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Yahoo soap opera features new cast of leaders

Monday - 5/14/2012, 6:57pm  ET

By MICHAEL LIEDTKE
AP Technology Writer

SAN FRANCISCO (AP) - Yahoo's dysfunctional turnaround efforts have morphed into a Silicon Valley soap opera, one that has taken another strange twist with the Internet company's ousting of CEO Scott Thompson just four months after his arrival.

Thompson's hasty departure, amid a furor over an inaccurate resume, ushers in a new cast of characters led by interim CEO Ross Levinsohn and New York hedge fund manager Daniel Loeb. It was Loeb's sleuthing skill that uncovered Thompson's misleading biography. With a 5.8 percent stake in the company, Loeb now gets even more leverage with three seats on Yahoo's 11-member board of directors. He and the rest of Yahoo's board will appoint one more "mutually agreeable" director, according to a Monday regulatory filing.

If Yahoo's saga is to end happily, the company's new leadership will have to develop a strategy to lure back Web surfers and advertisers who have been defecting to Internet rivals Google Inc. and Facebook Inc. At the same time, they will likely need to complete the complicated negotiations to sell part of the company's prized stake in China Alibaba Group.

Those objectives ranked high on Thompson's priority list, too, but a ficitious college degree that appeared on his official biography ended his brief tenure.

Another factor may have contributed to Thompson's short stay. Citing unnamed sources familiar with the matter, The Wall Street Journal reported that Thompson, 54, had informed Yahoo's board last week that he has been diagnosed with thyroid cancer. Even so, Thompson was still scrambling to save his job last week as he deflected responsibility for a bio that included a college degree in computer science that he never received. Thompson, in fact, graduated from Stonehill College, near Boston, in 1979 with a degree in accounting _not computer science.

Incensed at initially being denied a seat on Yahoo's board, Loeb exposed the phantom degree earlier this month.

In a sign that he was forced out, Thompson left Yahoo without a severance package, according to documents filed Monday with the Securities and Exchange Commission. He is also surrendering unvested stock awards valued at $16 million. Thompson will get to keep a $1.5 million cash bonus and restricted stock valued at $5.5 million that Yahoo paid him to compensate for benefits he gave up at his former job at PayPal, an online payment service owned by eBay Inc. Yahoo had been paying Thompson a $1 million annual salary, which could have been supplemented by a bonus of up to $2 million.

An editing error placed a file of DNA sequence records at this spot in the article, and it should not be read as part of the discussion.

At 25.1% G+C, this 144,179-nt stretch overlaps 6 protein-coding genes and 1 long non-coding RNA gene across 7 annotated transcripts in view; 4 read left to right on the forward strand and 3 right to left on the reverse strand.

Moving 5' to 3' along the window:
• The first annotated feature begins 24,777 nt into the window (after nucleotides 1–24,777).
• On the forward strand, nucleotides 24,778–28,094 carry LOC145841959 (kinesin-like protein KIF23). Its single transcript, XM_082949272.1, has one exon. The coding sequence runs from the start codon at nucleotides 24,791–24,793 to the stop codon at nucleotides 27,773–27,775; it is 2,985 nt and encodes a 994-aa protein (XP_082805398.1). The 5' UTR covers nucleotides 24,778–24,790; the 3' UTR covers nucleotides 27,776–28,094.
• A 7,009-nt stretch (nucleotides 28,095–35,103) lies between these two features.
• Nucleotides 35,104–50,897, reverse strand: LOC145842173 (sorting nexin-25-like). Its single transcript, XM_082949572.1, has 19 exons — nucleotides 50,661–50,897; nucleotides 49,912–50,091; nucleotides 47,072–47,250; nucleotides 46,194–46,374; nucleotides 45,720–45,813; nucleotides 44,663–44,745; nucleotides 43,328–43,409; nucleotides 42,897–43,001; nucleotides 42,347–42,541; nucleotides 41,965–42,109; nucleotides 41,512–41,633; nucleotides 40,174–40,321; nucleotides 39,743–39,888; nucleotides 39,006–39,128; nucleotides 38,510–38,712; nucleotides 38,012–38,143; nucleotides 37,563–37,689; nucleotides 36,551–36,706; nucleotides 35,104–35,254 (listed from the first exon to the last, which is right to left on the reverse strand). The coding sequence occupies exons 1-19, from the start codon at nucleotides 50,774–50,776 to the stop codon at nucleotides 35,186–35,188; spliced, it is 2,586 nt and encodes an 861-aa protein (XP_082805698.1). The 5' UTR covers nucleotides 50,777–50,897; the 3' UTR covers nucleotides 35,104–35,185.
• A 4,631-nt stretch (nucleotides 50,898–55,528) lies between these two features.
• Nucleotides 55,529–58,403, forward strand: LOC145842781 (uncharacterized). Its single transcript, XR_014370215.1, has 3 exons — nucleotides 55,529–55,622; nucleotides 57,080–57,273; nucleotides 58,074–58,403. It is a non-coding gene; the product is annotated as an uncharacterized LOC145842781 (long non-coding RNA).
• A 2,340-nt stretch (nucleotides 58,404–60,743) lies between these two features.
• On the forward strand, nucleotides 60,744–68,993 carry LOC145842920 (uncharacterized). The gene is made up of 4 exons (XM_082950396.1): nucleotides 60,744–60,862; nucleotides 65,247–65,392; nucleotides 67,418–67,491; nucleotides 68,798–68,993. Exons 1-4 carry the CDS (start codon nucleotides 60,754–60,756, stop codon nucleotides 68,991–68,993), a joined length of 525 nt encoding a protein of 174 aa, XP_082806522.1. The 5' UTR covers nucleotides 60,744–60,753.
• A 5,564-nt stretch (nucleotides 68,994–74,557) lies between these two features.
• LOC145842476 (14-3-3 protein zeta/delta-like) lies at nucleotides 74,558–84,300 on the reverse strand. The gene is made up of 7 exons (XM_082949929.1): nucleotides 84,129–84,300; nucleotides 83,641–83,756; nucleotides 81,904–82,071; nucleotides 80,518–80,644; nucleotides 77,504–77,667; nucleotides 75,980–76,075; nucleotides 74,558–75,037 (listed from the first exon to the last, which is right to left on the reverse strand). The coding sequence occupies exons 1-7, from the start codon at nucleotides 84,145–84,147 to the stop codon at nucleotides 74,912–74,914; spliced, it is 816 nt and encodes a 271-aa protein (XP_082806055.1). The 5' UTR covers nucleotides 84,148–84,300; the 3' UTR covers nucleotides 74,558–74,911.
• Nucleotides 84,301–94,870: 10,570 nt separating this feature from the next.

Analysts are divided on whether Yahoo is now in a better position to lift its long-slumping stock price and revive its revenue growth.

Macquarie Securities analyst Ben Schachter thought Yahoo was making its greatest progress in years under Thompson's aggressive leadership. Now, there's a risk that Thompson's exit will waste four months of turnaround work _ a setback that Schachter says Yahoo Inc. can't afford at this critical juncture.

"What is really scary about all this is the Internet is the fastest moving industry in the world, so the time they are losing is very dangerous," Macquarie said.

Other analysts believe Levinsohn is a better fit as Yahoo's CEO than Thompson, who had spent the previous seven years immersed in processing digital payments at PayPal.

"Levinsohn is an extremely qualified executive, in our view, and will serve as a calming force amid the turmoil," Stifel Nicolaus analyst Jordan Rohan wrote in a Monday email. "He has a visceral understanding of what it takes to succeed in the media business. We believe that under new leadership, Yahoo is more likely to re-emerge as a premier, highly profitable online media."

It's a sentiment shared by some investors. Yahoo's stock added 31 cents, or 2 percent, to close Monday at $15.50.

Levinsohn's name had been bandied about as a CEO candidate before the company hired Silicon Valley veteran Carol Bartz to fill that role in January 2009. Bartz subsequently hired Levinsohn as one of her top lieutenants in late 2010 and then his name came up as a potential successor to Bartz after Yahoo fired her eight months ago. Yahoo instead appointed its chief financial officer, Tim Morse, as interim CEO before settling on Thompson.

Levinsohn, 48, is best known for running the Internet operations of Rupert Murdoch's News Corp. when that company bought MySpace, then the Internet's top social network, for $580 million in 2005. Levinsohn then negotiated a lucrative advertising deal that made the MySpace deal look like a coup. But then Facebook emerged as the Internet's social hub, and News Corp. wound up unloading MySpace for just $35 million last year, long after Levinsohn had left.

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